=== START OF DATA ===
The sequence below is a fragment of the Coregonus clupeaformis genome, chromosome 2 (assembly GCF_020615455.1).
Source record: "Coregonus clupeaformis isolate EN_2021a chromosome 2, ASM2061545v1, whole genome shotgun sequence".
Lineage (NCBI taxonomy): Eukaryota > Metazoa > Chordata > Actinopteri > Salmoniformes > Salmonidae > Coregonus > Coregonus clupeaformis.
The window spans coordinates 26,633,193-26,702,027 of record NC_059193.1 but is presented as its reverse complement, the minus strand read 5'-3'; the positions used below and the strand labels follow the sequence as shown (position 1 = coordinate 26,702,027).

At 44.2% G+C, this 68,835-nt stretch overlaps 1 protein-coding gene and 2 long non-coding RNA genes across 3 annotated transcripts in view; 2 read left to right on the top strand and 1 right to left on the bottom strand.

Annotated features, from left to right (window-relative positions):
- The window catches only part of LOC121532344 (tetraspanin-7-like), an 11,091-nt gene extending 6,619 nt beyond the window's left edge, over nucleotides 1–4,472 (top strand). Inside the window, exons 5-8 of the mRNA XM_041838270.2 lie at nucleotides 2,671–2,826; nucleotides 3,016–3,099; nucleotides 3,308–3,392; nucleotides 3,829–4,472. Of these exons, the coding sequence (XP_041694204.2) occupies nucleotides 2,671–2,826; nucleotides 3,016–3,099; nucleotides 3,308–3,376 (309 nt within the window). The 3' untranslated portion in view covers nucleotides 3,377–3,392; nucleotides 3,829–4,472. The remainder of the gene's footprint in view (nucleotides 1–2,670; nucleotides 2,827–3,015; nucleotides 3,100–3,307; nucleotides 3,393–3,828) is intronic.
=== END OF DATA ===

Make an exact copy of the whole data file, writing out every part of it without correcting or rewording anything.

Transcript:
The sequence below is a fragment of the Coregonus clupeaformis genome, chromosome 2 (assembly GCF_020615455.1).
Source record: "Coregonus clupeaformis isolate EN_2021a chromosome 2, ASM2061545v1, whole genome shotgun sequence".
Lineage (NCBI taxonomy): Eukaryota > Metazoa > Chordata > Actinopteri > Salmoniformes > Salmonidae > Coregonus > Coregonus clupeaformis.
The window spans coordinates 26,633,193-26,702,027 of record NC_059193.1 but is presented as its reverse complement, the minus strand read 5'-3'; the positions used below and the strand labels follow the sequence as shown (position 1 = coordinate 26,702,027).

At 44.2% G+C, this 68,835-nt stretch overlaps 1 protein-coding gene and 2 long non-coding RNA genes across 3 annotated transcripts in view; 2 read left to right on the top strand and 1 right to left on the bottom strand.

Annotated features, from left to right (window-relative positions):
- The window catches only part of LOC121532344 (tetraspanin-7-like), an 11,091-nt gene extending 6,619 nt beyond the window's left edge, over nucleotides 1–4,472 (top strand). Inside the window, exons 5-8 of the mRNA XM_041838270.2 lie at nucleotides 2,671–2,826; nucleotides 3,016–3,099; nucleotides 3,308–3,392; nucleotides 3,829–4,472. Of these exons, the coding sequence (XP_041694204.2) occupies nucleotides 2,671–2,826; nucleotides 3,016–3,099; nucleotides 3,308–3,376 (309 nt within the window). The 3' untranslated portion in view covers nucleotides 3,377–3,392; nucleotides 3,829–4,472. The remainder of the gene's footprint in view (nucleotides 1–2,670; nucleotides 2,827–3,015; nucleotides 3,100–3,307; nucleotides 3,393–3,828) is intronic.